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In re Doe Children

Court of Appeals of Idaho

February 6, 2017

In the Matter of the DOE CHILDREN, Children Under the Age of 18 Years.
JANE DOE (2016-35), Respondent-Appellant. IDAHO DEPARTMENT OF HEALTH AND WELFARE, Petitioner-Respondent,

         2017 Opinion No. 10

         Appeal from the Magistrate Division of the District Court of the Sixth Judicial District, State of Idaho, Bannock County. Hon. Bryan K. Murray, Magistrate.

         Judgment terminating parental rights, affirmed.

          Randall D. Schulthies, Bannock County Public Defender; Sara C. Archibald, Deputy Public Defender, Pocatello, for appellant.

          Hon. Lawrence G. Wasden, Attorney General; Justin R. Seamons, Deputy Attorney General, Pocatello, for respondent.

          MELANSON, Judge

         Jane Doe appeals from a judgment terminating her parental rights. For the reasons set forth below, we affirm.


         Doe has a significant history of using numerous intoxicants, including alcohol, marijuana, and methamphetamine. On May 9, 2015, Doe appeared at her neighbor's house intoxicated and left her two youngest children[1] with the neighbor indicating Doe could not care for the children's needs. On May 11, police took Doe into protective custody when she appeared to be disoriented and possibly hallucinating. Doe disclosed that she had recently used methamphetamine. The Department of Health and Welfare declared Doe's two children in imminent danger and they were placed in foster care. A petition under the Child Protective Act was filed on May 12. The children were placed into the legal custody of the Department and a guardian ad litem for the children was appointed. A case plan was developed to address Doe's substance abuse, employment, mental health, and parenting in order for Doe to acquire the necessary skills to care for and reunite her with her children. On May 25, 2016, the Department filed a petition for termination of Doe's parental rights. Two days later, police arrested and charged Doe with various crimes after an intoxicated Doe unlawfully entered a stranger's home. The criminal charges were later dismissed. Doe filed a motion in limine to exclude testimony from the resident concerning circumstances related to the dismissed criminal charges, which the magistrate denied. During the termination hearing, the Department presented testimony and exhibits recounting Doe's failures to comply with the terms of her case plan. Following the hearing, the magistrate made findings of fact and conclusions of law, finding clear and convincing evidence that Doe had neglected and abandoned the children and that termination was in their best interests. An amended judgment terminating doe's parental rights was entered on September 14, 2016. Doe appeals.


         A parent has a fundamental liberty interest in maintaining a relationship with his or her child. Troxel v. Granville, 530 U.S. 57, 65 (2000); Doe v. State, 137 Idaho 758, 760, 53 P.3d 341, 343 (2002). This interest is protected by the Fourteenth Amendment to the United States Constitution. State v. Doe, 144 Idaho 839, 842, 172 P.3d 1114, 1117 (2007). Implicit in the Termination of Parent and Child Relationship Act is the philosophy that, wherever possible, family life should be strengthened and preserved. I.C. § 16-2001(2). Therefore, the requisites of due process must be met when terminating the parent-child relationship. State v. Doe, 143 Idaho 383, 386, 146 P.3d 649, 652 (2006). Due process requires that the grounds for terminating a parent-child relationship be proved by clear and convincing evidence. Id. Because a fundamental liberty interest is at stake, the United States Supreme Court has determined that a court may terminate a parent-child relationship only if that decision is supported by clear and convincing evidence. Santosky v. Kramer, 455 U.S. 745, 769 (1982). See also I.C. § 16-2009; In re Doe, 146 Idaho 759, 761-62, 203 P.3d 689, 691-92 (2009); Doe, 143 Idaho at 386, 146 P.3d at 652.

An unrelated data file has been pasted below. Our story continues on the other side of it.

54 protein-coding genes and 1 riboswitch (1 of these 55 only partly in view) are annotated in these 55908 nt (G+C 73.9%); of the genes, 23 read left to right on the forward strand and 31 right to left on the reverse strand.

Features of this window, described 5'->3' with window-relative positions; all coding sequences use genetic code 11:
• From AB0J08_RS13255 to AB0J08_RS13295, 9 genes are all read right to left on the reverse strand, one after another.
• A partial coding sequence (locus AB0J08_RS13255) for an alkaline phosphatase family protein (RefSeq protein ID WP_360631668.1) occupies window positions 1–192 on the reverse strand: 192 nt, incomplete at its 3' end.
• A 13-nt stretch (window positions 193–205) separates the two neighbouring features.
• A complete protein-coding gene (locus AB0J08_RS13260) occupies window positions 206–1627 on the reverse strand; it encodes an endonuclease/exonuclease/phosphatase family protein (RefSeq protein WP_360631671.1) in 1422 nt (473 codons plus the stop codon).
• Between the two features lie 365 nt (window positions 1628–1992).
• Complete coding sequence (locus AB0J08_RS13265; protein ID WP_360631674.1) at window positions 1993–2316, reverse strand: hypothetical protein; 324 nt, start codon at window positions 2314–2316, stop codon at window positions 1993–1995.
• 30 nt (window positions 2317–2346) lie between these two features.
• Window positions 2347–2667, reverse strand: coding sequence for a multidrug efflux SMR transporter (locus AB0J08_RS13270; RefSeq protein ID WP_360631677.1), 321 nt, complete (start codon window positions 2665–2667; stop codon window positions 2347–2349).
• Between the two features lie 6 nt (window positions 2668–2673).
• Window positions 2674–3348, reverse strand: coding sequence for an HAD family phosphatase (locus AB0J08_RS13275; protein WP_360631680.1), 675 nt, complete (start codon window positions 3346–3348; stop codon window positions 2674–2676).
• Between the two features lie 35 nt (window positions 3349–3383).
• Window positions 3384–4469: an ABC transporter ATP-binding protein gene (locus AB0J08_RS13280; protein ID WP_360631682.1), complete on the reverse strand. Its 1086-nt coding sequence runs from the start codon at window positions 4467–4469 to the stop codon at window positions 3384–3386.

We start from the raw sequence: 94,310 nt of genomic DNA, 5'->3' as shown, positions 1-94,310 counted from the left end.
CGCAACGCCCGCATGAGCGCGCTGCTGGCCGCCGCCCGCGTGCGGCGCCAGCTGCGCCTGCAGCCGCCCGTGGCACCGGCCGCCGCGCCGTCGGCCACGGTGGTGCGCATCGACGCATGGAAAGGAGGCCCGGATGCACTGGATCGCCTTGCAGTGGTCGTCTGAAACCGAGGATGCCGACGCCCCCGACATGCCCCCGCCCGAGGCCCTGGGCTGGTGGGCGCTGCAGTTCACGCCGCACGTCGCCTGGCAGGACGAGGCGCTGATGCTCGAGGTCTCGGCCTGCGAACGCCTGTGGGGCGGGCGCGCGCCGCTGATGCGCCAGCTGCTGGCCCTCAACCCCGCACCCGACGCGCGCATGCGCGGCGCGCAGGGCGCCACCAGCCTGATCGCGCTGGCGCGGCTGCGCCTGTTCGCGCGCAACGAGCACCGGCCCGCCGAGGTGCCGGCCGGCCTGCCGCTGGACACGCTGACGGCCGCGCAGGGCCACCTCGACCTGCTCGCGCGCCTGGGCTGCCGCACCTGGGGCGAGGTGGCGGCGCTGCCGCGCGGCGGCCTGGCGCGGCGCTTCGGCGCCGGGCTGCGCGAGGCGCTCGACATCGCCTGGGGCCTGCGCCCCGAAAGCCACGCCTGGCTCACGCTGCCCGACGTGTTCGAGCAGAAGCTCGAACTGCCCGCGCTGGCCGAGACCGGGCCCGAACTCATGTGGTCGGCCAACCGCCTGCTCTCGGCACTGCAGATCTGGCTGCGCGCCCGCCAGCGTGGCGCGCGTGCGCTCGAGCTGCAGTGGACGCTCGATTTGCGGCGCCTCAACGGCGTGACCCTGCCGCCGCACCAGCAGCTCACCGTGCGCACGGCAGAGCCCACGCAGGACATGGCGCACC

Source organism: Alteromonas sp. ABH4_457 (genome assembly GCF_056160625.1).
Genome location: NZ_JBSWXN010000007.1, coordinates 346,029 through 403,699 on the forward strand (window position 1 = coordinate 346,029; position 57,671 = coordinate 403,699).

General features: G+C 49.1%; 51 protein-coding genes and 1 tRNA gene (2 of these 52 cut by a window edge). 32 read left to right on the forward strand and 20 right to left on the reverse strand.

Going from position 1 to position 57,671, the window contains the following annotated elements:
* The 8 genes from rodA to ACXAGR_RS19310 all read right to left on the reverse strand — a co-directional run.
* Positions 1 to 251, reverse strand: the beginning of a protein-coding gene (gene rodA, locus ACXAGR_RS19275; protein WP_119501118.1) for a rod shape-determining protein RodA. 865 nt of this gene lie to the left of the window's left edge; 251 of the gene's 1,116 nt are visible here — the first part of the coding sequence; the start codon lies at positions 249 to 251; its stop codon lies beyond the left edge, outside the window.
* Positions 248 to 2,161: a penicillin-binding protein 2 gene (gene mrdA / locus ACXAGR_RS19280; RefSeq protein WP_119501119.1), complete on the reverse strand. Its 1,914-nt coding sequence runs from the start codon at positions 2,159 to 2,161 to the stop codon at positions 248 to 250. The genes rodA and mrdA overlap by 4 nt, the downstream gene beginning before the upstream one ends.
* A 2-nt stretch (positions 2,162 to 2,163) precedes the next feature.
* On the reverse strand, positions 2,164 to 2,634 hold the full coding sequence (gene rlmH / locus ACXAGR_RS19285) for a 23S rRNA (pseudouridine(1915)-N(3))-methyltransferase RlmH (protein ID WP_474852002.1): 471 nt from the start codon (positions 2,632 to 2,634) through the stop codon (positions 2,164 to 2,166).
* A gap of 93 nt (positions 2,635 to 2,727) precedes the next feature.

On appeal from a decision terminating parental rights, this Court examines whether the decision is supported by substantial and competent evidence, which means such evidence as a reasonable mind might accept as adequate to support a conclusion. Doe v. Doe, 148 Idaho 243, 245-46, 220 P.3d 1062, 1064-65 (2009). The appellate court will indulge all reasonable inferences in support of the trial court's judgment when reviewing an order that parental rights be terminated. Id. The Idaho Supreme Court has also said that the substantial evidence test requires a greater quantum of evidence in cases where the trial court's finding must be supported by clear and convincing evidence than in cases where a mere preponderance is required. Doe v. Doe, 143 Idaho 343, 346, 144 P.3d 597, 600 (2006). Clear and convincing evidence is generally understood to be evidence indicating that the thing to be proved is highly probable or reasonably certain. In re Doe, 143 Idaho 188, 191, 141 P.3d 1057, 1060 (2006). Further, the magistrate's decision must be supported by objectively supportable grounds. Doe, 143 Idaho at 346, 144 P.3d at 600.

         Idaho Code Section 16-2005 permits a party to petition the court for termination of the parent-child relationship when it is in the child's best interests and any one of the following five factors exist: (a) abandonment; (b) neglect or abuse; (c) lack of a biological relationship between the child and a presumptive parent; (d) the parent is unable to discharge parental responsibilities for a prolonged period that will be injurious to the health, morals, or well-being of the child; or (e) the parent is incarcerated and will remain incarcerated for a substantial period of time. Each statutory ground is an independent basis for termination. Doe, 144 Idaho at 842, 172 P.3d at 1117.

         III. ...

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